Journal of Business Ethics 51 (2):103-118 (2004)

Marilyn Gaye Piety
Drexel University
One of the most significant developments in the latter part of the 20th century and the first part of this new millennium has been the triumph of short-term over long-term thinking. We are increasingly a culture that looks neither to the past nor to the future, but only to the next “quarter,” or to the next Delphic pronouncement by Alan Greenspan. This cultural construction of time has given rise to social, political and personal problems of unprecedented magnitude. The short-term focus of contemporary American capitalism is causing us to behave, both individually and collectively, in an increasingly irrational and thus self-destructive manner. Ours is now the most violent, crime-ridden society in the industrialized world. Capitalism is sometimes blamed for this, yet there are other capitalist societies that do not suffer the same evils we suffer. I argue that we can learn from these societies how to correct some of the ills of our own system and in this way construct a new paradigm of the market, a paradigm for the new millennium, a more mature, rational version of capitalism that would focus on the long rather than the short term.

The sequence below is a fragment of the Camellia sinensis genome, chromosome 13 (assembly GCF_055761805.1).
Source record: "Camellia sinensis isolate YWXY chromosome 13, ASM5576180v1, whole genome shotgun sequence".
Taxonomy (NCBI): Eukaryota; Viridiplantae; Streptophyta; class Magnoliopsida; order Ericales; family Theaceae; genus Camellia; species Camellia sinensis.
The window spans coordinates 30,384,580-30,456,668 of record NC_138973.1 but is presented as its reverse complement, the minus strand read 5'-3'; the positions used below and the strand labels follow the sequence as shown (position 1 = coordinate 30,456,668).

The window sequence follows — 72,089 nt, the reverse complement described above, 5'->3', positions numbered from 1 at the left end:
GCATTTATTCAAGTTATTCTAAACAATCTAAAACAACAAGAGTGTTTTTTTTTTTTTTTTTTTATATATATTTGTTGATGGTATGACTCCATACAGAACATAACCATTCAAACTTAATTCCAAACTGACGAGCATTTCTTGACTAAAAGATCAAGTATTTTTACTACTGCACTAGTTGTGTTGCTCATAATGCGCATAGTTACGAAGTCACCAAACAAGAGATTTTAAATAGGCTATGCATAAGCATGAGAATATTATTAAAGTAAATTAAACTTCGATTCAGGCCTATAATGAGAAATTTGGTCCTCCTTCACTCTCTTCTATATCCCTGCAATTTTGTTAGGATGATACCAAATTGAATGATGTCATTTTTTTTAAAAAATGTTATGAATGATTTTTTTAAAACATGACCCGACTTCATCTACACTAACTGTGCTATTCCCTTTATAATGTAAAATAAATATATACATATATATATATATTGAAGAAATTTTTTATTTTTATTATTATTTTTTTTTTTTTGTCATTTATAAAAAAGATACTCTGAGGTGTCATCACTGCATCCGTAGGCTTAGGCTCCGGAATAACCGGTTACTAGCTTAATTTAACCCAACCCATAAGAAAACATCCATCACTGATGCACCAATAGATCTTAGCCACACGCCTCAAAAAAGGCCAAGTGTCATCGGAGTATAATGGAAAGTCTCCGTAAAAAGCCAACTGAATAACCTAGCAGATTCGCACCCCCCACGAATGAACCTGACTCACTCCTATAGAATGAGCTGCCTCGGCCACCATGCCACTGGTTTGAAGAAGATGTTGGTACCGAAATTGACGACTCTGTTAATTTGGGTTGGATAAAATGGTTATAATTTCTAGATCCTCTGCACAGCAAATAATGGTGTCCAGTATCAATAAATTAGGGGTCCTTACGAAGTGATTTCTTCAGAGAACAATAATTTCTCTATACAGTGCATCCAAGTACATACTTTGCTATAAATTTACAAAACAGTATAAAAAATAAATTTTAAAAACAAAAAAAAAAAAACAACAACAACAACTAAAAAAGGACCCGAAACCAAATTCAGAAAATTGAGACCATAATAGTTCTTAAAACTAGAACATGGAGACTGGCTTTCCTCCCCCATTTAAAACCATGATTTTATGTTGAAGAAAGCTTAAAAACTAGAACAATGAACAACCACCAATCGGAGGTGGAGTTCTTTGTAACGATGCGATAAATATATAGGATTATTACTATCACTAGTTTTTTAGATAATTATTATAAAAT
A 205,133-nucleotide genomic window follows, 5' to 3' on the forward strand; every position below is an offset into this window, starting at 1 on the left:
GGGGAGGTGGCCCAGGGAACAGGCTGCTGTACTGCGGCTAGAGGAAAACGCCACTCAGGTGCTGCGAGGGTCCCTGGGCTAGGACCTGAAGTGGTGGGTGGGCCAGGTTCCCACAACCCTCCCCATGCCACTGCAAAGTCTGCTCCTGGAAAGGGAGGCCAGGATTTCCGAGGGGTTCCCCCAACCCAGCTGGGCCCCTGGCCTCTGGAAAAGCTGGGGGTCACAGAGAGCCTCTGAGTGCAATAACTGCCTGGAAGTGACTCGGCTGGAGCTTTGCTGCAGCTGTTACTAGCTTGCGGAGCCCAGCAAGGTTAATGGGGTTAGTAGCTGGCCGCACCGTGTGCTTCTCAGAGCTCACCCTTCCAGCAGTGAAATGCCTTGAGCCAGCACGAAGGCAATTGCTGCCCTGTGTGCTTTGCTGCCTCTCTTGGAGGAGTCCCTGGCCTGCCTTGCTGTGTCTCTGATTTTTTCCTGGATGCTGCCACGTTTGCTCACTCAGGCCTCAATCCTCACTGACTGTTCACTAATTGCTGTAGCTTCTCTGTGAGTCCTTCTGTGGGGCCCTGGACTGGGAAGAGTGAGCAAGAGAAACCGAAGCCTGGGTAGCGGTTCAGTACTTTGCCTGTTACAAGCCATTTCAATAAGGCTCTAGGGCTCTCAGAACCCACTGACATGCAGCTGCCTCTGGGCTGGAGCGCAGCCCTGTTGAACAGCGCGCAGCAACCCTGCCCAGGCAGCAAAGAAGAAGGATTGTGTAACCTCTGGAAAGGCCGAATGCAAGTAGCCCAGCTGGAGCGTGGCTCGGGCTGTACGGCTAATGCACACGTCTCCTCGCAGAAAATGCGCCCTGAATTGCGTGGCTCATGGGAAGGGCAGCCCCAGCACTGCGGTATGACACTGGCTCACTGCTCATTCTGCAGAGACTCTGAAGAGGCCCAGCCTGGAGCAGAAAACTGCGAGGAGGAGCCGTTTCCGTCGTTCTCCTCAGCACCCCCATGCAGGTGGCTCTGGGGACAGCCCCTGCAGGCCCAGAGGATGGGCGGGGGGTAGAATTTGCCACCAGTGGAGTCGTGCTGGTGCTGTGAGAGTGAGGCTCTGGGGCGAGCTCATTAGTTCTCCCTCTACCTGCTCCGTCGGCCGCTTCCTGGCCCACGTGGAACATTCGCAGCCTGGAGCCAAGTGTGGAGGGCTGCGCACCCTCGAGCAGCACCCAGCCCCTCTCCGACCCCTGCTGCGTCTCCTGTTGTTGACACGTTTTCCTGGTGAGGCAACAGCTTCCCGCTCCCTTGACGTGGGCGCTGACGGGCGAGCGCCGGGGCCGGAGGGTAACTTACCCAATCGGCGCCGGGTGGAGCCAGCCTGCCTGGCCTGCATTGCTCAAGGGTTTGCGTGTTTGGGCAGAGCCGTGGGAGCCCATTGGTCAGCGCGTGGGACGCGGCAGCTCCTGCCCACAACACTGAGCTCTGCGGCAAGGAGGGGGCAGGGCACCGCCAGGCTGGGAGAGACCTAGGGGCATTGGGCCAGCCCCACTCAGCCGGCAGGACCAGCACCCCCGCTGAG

Keywords American exceptionalism  capitalism  competition  conformity  culture  Darwinism  down-sizing  Europe  evolution  flexibility  greed  Hobbes  inequality  laissez-faire  market  natural selection  progress  Protestantism  risk  short term  shortsightedness  socialism  stock  taxes   Tikkun  unemployment  unraveling  values  work
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DOI 10.1023/B:BUSI.0000033605.51733.92
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A Model of Business Ethics.Göran Svensson & Greg Wood - 2008 - Journal of Business Ethics 77 (3):303 - 322.
A Model of Business Ethics.Göran Svensson & Greg Wood - 2008 - Journal of Business Ethics 77 (3):303-322.

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